In Jefferson v. Eggemeyer (2015-SC-625, rendered April 27, 2017), the Kentucky Supreme Court’s Justice Keller considered the circumstances under which it is appropriate for an appellate court to order a new trial. CR 59.01 determines that a new trial may be granted for irregularity in court proceedings, in an order of the court, or an abuse of the trial court’s discretion, any of which prevents a party from having a fair trial; misconduct of the prevailing party or his or her attorney; or errors of law at trial that are objected to by the party seeking relief.
In Jefferson, the Supreme Court, in reversing a decision of the Court of Appeals that had reversed the trial court’s denial of a motion for new trial, found that the trial court had acted within its discretion in finding that there was a fair trial despite misconduct from the prevailing party and his attorney. The attorney had presented new theories and defenses during his opening statement and closing argument at a second trial of the case in contravention of a pretrial order of the trial court. Opposing counsel requested that the court admonish the jury after one instance of misconduct, which the trial court did. Because juries are presumed to follow an admonition of the trial court to disregard a statement of a party or counsel, such an admonition (even if given the day after the objectionable conduct) cures the error unless the argument was so prejudicial in nature that it seems that the admonition could not cure it. The Supreme Court did not perceive from the record that misconduct had “permeated” the trial, and recognized that the trial court had broad discretion to determine whether the parties received a fair trial despite misconduct of a party or counsel.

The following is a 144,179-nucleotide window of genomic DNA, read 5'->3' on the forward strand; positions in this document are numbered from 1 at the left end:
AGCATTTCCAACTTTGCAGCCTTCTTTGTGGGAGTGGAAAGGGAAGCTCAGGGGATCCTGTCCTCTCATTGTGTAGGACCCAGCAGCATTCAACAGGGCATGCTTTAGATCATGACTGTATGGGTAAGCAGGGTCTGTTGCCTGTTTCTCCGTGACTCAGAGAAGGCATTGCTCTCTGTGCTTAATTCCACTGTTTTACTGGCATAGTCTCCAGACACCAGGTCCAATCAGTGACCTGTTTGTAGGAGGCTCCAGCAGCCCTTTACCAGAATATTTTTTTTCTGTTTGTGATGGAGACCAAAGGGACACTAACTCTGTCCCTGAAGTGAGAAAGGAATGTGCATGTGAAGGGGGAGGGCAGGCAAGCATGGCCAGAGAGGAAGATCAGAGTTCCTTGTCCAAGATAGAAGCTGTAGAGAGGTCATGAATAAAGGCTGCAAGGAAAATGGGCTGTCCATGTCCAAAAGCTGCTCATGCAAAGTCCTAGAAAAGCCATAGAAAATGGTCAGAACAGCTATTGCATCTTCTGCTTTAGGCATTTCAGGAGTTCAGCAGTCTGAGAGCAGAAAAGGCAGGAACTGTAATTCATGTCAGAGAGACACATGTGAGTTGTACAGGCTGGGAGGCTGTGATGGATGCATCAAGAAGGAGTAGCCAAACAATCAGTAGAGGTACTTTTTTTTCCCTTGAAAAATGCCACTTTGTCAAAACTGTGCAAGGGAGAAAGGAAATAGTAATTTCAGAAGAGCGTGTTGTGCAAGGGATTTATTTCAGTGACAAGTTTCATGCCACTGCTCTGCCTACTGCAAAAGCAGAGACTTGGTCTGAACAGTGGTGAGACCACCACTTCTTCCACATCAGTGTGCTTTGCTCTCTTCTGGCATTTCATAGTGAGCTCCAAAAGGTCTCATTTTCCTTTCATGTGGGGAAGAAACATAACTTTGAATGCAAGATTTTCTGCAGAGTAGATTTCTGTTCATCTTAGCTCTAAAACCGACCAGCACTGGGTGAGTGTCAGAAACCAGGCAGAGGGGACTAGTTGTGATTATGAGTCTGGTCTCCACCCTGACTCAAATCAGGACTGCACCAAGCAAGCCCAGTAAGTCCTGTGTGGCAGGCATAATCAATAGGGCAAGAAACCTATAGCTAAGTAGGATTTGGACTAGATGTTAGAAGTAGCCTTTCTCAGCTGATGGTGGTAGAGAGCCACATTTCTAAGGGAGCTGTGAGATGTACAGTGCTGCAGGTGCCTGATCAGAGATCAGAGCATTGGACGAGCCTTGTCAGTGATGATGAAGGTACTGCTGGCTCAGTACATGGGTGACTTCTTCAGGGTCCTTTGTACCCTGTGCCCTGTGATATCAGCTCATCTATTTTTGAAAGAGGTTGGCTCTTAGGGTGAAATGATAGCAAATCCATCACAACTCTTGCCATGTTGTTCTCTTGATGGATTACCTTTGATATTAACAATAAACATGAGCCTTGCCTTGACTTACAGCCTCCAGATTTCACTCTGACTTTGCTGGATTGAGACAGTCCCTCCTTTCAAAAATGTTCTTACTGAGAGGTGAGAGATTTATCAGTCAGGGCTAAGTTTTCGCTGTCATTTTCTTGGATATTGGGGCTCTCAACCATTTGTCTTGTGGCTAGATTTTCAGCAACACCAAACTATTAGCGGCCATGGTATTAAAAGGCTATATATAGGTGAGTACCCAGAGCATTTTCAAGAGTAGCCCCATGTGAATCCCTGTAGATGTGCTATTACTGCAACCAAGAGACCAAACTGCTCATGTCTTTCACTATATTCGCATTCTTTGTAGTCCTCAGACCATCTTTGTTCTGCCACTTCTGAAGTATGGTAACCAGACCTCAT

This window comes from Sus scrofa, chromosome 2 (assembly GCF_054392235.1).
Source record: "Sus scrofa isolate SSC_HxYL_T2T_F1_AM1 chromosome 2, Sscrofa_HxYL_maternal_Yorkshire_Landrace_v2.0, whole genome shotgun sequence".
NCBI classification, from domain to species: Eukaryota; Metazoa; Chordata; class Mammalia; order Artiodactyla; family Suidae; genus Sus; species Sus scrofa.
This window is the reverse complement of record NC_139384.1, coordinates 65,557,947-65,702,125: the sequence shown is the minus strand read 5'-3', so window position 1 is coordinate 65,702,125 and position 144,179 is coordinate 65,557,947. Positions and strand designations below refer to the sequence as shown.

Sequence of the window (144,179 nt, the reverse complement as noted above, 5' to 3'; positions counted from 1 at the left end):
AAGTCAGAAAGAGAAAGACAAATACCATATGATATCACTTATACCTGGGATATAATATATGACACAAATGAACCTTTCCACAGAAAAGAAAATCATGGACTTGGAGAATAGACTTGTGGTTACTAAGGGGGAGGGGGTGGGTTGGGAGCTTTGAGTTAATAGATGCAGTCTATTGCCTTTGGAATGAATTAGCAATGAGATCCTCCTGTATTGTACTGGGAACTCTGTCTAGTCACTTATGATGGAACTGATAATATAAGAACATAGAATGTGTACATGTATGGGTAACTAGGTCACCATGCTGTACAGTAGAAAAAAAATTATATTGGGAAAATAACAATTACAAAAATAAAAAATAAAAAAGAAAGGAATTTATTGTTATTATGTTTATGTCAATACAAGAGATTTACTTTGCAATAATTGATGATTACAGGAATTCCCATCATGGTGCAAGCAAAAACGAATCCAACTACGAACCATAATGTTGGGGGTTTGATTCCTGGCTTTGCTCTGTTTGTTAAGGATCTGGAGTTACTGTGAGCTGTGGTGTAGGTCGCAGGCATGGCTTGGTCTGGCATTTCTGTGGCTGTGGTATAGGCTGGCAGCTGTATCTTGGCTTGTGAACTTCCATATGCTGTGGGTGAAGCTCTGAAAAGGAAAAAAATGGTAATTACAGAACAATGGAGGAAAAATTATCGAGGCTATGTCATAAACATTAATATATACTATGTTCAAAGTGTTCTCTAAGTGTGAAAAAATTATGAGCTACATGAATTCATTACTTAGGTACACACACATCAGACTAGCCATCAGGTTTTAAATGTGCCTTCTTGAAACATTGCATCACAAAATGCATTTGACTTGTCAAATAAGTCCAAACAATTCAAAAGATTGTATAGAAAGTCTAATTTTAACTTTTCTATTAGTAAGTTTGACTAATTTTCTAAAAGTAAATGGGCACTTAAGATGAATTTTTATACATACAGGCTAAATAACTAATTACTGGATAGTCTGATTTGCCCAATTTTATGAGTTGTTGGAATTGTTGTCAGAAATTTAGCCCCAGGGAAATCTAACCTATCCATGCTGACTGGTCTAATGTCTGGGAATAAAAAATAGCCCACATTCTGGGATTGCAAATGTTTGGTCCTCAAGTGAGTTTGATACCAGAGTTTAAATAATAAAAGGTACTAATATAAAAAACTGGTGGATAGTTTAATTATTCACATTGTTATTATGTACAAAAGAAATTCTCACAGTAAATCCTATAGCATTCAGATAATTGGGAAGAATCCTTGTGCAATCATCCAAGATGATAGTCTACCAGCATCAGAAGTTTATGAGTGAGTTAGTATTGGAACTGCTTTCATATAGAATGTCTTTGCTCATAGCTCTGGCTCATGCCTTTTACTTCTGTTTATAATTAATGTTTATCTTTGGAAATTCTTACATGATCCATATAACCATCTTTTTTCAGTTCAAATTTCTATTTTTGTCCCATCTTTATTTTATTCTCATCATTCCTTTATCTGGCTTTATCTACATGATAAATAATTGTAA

The decision also contains a lengthy discussion of the appropriateness of contempt sanctions (both civil and criminal) against a party.
The decision became final in late May and was designated for publication in the South Western Reporter.
NOTE: Note: The foregoing post includes commentary reprinted from the forthcoming 2018 supplement to 7 Philipps & Kramer, Rules of Civil Procedure Annotated, 6th ed. (Kentucky Practice Series), by David V. Kramer, with permission of the author and publisher. Copyright (c) 2017 Thomson Reuters. For more information about this publication click here.
David Kramer is a Partner and Chair of the Litigation Section in the law firm of Dressman Benzinger LaVelle psc, with offices in Cincinnati, Ohio, and Crestview Hills and Louisville, Kentucky.« Back to news